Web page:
Is Buck Mulligan Sancho Panza? To raise a possible parallel with or echo of Cervantes, Roger B. Salomon[16] suggests Joyce in Portrait and Ulysses has Stephen play out the mock-heroic mode invented by Cervantes in Don Quixote, combining both nostalgic creator and ironic critic. (The mock hero aligns his deepest emotional attachments to dead mythologies and forgotten codes of ethics; an alienated figure in a landscape hostile to the possibility of any kind of attainment. The reader is witness to a dialogue between the real and a faded ideal, between the sensible and the admirable.) He suggests Buck Mulligan plays the part of both supportive friend and deflating realist a la Sancho Panza in Don Quixote. This role, though in a more kindly and distant way, seems to transfer to Leopold Bloom. This is just one thread in a myriad of literary allusions Joyce draws upon, but nevertheless a powerful one.


  1. Ellmann, Richard (1982). James Joyce. New York: Oxford University Press. p. 545. ISBN 0-19-281465-6.
  2. Gifford, Don; Seidman, Robert J. (1988). Ulysses Annotated. Berkeley Los Angeles London: University of California press. p. 12. ISBN 0-520-05639-6.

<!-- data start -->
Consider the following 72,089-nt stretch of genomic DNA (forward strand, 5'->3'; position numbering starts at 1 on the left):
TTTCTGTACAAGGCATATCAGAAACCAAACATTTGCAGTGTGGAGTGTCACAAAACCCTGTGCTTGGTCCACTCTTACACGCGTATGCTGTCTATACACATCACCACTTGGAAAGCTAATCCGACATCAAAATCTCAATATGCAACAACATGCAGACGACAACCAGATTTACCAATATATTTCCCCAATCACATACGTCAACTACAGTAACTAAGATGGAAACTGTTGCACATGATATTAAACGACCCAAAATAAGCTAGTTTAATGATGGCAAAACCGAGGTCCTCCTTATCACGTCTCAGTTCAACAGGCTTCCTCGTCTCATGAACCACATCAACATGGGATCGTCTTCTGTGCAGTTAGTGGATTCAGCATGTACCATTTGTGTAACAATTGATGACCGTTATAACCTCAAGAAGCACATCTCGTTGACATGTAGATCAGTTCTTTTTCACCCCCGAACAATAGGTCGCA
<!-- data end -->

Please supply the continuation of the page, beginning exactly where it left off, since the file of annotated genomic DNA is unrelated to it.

3. Gifford, Ibid.
  4. Ellmann, op. cit. 117.
  5. St John Gogarty, Oliver (1971). James F. Carens (ed.). Many Lines to Thee: Letters to G. K. A. Bell 1904-1907. Ireland: Dolmen. p. 29.
  6. Oxford English Dictionary.
  8. Prayers at the Foot of the Altar
  9. Hans Walter Gabler, A Note on the Text, in James Joyce, Dubliners, Vintage International (1993), page 233.
  10. Gifford (1988) 14.
    Thornton (1968) 12.
  11. John, Marquess of Bute (translator), The Roman Breviary (1908) 457.
  12. Annals of the Four Masters M590.4 and Annála Ríoghachta Éireann M590.4.
  13. John O'Hanlon, Irish Local Legends 27-29.
  14. Riders to the Sea.
  15. Gas from a Burner 42.
  16. Desperate Storytelling: Post-Romantic Elaborations of the Mock-Heroic Mode, Roger B. Salomon University of Georgia Press, July, 2008 [1]
Annotations to James Joyce's Ulysses